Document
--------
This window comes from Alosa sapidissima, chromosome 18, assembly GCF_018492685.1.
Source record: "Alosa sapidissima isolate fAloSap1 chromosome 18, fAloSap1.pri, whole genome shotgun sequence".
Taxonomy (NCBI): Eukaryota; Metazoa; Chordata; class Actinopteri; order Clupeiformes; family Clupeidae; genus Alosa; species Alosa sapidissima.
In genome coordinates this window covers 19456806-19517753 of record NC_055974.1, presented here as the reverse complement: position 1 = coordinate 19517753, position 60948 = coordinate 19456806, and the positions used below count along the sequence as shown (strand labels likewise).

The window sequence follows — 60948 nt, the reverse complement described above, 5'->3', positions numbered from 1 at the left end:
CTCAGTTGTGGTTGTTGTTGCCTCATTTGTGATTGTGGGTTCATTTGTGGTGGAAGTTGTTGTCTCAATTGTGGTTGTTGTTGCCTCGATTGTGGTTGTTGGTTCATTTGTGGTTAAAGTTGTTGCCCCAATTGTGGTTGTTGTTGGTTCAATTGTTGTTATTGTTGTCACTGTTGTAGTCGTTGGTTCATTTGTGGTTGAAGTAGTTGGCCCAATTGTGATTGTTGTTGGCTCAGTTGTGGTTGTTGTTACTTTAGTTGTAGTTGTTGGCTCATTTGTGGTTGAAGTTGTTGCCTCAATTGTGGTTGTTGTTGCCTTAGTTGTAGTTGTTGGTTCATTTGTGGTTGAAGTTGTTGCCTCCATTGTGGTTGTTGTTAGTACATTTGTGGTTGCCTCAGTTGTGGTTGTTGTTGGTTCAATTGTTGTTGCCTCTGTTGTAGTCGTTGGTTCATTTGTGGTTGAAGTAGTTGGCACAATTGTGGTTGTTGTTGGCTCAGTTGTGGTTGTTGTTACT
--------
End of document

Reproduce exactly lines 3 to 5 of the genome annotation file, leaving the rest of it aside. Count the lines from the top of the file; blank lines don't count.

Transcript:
Taxonomy (NCBI): Eukaryota; Metazoa; Chordata; class Actinopteri; order Clupeiformes; family Clupeidae; genus Alosa; species Alosa sapidissima.
In genome coordinates this window covers 19456806-19517753 of record NC_055974.1, presented here as the reverse complement: position 1 = coordinate 19517753, position 60948 = coordinate 19456806, and the positions used below count along the sequence as shown (strand labels likewise).

The window sequence follows — 60948 nt, the reverse complement described above, 5'->3', positions numbered from 1 at the left end: